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The Last Pumpkins (For a While…)

I’ve been having a great fall teaching classes and testing out endless  butternut squash/apple/turnip/pear/carrot/sweet potato/parsnip/pumpkin combinations in soups, gratins, purees, and stew-like creations. I had a hard time deciding what to share with you before TurkeyDay, the biggest food event of the year.

But the other day I cracked open Dorie Greenspan’s brilliant new cookbook Around My French Table for the first time. This is exactly the book I wish I’d written. Like her perfect Baking from my Home to Yours, the recipes are simple, versatile and flavorful, and the pages are saturated with spectacular pictures and peppered with “bonne idées” – good ideas to make each recipe your own. She takes the mystery out of fabulous French cooking from the simplest home meal to the most intimidating pastries. And so many of her recipes have blunt, adorable names – Spur-of-the Moment Vegetable Soup, Salmon and Potatoes in a Jar.

But once I saw “Pumpkins Stuffed With Everything Good,” I knew I’d found my starting point. The concept, taken from generations of French home cooking, is sheer perfection: so cozy, beautiful, and delicious. As Dorie says, “an outline is about the best you can do with this dish” – because there’s so many ways you can, and often must, vary it. She says she never makes it the same way twice.

It’s sort of like a fondue, only you spoon out the contents not skewer them. The concepts all depend on what you like, and the best thing about it is that you can serve it as an appetizer or a side dish on the Thanksgiving table, perfect for all friends and family. You can even easily make it vegetarian if that’s what makes you happy.

Here’s what you have to do:

You take a bake-able pumpkin, like sugar or Cinderella and cut off the top

scoop out the stringy stuff and the seeds (to toast) (or caramelize)

then crush some garlic, and maybe chop some herbs

fill it with your favorite chunks of bread, cheeses, herbs and a bit of bacon or pancetta or similar if you like

Pour in some cream

And bake it!

That’s it! And this is what you get in the end…

Then you scoop this with some of the pumpkin meat on to small plates. Together with a good glass of white wine and you’re in heaven after one taste. I’m not exaggerating.

Full, concise recipe after the jump!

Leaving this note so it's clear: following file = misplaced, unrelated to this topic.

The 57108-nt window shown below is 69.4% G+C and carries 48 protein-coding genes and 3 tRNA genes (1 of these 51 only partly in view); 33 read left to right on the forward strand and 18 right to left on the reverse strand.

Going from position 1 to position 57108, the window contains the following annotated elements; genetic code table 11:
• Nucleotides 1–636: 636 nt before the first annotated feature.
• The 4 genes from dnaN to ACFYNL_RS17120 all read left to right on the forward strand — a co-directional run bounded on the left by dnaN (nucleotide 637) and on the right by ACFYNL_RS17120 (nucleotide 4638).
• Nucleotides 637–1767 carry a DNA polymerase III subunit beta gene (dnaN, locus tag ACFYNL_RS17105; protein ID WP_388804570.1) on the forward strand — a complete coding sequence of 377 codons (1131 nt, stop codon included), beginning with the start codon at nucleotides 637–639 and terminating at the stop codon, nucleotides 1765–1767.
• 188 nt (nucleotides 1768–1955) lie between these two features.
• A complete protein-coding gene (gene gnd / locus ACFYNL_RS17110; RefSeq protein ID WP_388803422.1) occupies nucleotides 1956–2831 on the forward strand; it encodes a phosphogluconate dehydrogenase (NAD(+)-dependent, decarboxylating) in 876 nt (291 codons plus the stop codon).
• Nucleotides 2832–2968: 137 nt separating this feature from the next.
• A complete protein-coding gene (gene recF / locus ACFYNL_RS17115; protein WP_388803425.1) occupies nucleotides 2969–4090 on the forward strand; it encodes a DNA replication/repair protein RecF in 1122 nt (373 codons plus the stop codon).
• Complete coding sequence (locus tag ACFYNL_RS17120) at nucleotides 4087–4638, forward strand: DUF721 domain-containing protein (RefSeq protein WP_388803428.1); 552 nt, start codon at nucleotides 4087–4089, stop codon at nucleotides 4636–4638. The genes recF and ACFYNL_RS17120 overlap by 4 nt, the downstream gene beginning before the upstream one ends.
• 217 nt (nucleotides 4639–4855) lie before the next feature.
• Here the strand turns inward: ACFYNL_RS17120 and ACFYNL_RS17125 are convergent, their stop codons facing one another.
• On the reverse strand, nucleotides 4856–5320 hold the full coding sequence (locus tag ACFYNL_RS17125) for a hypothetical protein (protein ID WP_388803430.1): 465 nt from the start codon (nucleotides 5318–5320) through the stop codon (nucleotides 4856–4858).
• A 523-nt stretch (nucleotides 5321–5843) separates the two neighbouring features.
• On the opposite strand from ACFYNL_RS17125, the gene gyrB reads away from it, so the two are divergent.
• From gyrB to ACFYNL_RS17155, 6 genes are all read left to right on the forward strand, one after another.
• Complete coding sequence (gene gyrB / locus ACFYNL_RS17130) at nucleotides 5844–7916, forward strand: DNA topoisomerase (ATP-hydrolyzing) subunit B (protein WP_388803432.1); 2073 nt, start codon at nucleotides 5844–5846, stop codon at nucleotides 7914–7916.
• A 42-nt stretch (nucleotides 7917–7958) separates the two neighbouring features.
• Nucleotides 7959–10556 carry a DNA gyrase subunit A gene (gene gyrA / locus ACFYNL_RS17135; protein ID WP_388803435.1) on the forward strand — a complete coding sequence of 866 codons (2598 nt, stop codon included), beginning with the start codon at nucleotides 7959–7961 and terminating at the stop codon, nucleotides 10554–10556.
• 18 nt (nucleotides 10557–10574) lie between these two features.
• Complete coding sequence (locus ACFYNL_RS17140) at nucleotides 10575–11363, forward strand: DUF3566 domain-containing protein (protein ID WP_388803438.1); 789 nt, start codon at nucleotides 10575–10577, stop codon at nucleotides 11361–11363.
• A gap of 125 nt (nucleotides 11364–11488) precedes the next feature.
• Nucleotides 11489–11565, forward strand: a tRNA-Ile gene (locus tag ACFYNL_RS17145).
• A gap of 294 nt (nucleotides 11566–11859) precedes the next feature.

Pumpkins Stuffed with Everything Good – Our Way (Adapted from Dorie Greenspan)

1 sugar or Cinderella pumpkin, about 3 pounds *
¼ pound staled bread thinly sliced and cut into ½ inch chunks
¼ pound cheese, such as gruyere, Emmenthal (or any other swiss cheese), cheddar, smoked gouda, asiago, parmesan, or any combination, cut into ½ inch chunks
2-4 cloves of garlic pressed or minced
4-8 strips of bacon or pancetta cooked until crisp, crumbled
¼ cup crispy shallots (instead of bacon)
1/8-1/4 cup fresh chives or scallions
2 teaspoons or more of fresh herbs, your choice
1/3 cup or more of heavy cream

*You can easily use a larger pumpkin; Cinderella pumpkins actually tend to weigh more, so just double the recipe

1. Preheat oven to 350 degrees
2. Sautee shallots until they are crispy (about 15 minutes)
3. Fry bacon or pancetta until crisp
4. Combine chunks of cheese and bread and season with pepper and a pinch of salt
5. Add bacon, pancetta, or crispy shallots (use only one) and combine
6. Add any herbs you choose, scallions (optional), and garlic. Toss well
7. Using a very sturdy knife, cut off the cap of the pumpkin, just as you would a jack-o-lantern
8. Scoop out the stringy pumpkin and the seeds and generously salt the inside of the pumpkin
9. Pack tightly the filling into the pumpkin; there shouldn’t be any air pockets
10. Pour in cream until the bread mixture is moistened and there is a bit of liquid on top (do not have the bread “swimming” in heavy cream)
11. Put the cap back on and bake until the pumpkin is soft, about 60-90 minutes. Check the pumpkin after 45 minutes to see how soft it is. Continue baking until the ingredients are bubbling and the meat of the pumpkin is tender enough to be pierced with a fork. Do not let burn; the pumpkin will turn black as it cools and start to collapse. You don’t want all your good work ruined.
12. Place a large spatula under your creation and move it gently to a beautiful platter.
13. Serve as a side dish or an appetizer on small plates.

And when you have leftover goodness (which you almost definitely will), just stuff it in ramekins. Or if it’s the middle of February and your pumpkin supplier has run out of pumpkins (which they almost definitely will) just make these instead.

Ramekins with Leftover Goodness

Contents of bread/cheese filling (see recipe above)
6-12 ramekins (depending on how much filling you have)

1. Preheat oven to 350 degrees and line a baking sheet with parchment paper.
2. Fill ramekins with your favorite combination of cheeses , 1-inch chunks of bread, and crumbled bacon as noted in the stuffed pumpkin recipe above
3. Add a teaspoon or so of herbs if you like (i.e., rosemary or thyme)
4. Bake until bubbling, about 20 minutes
5. Serve as a starter with a very small salad of mixed greens.

Written by Heide

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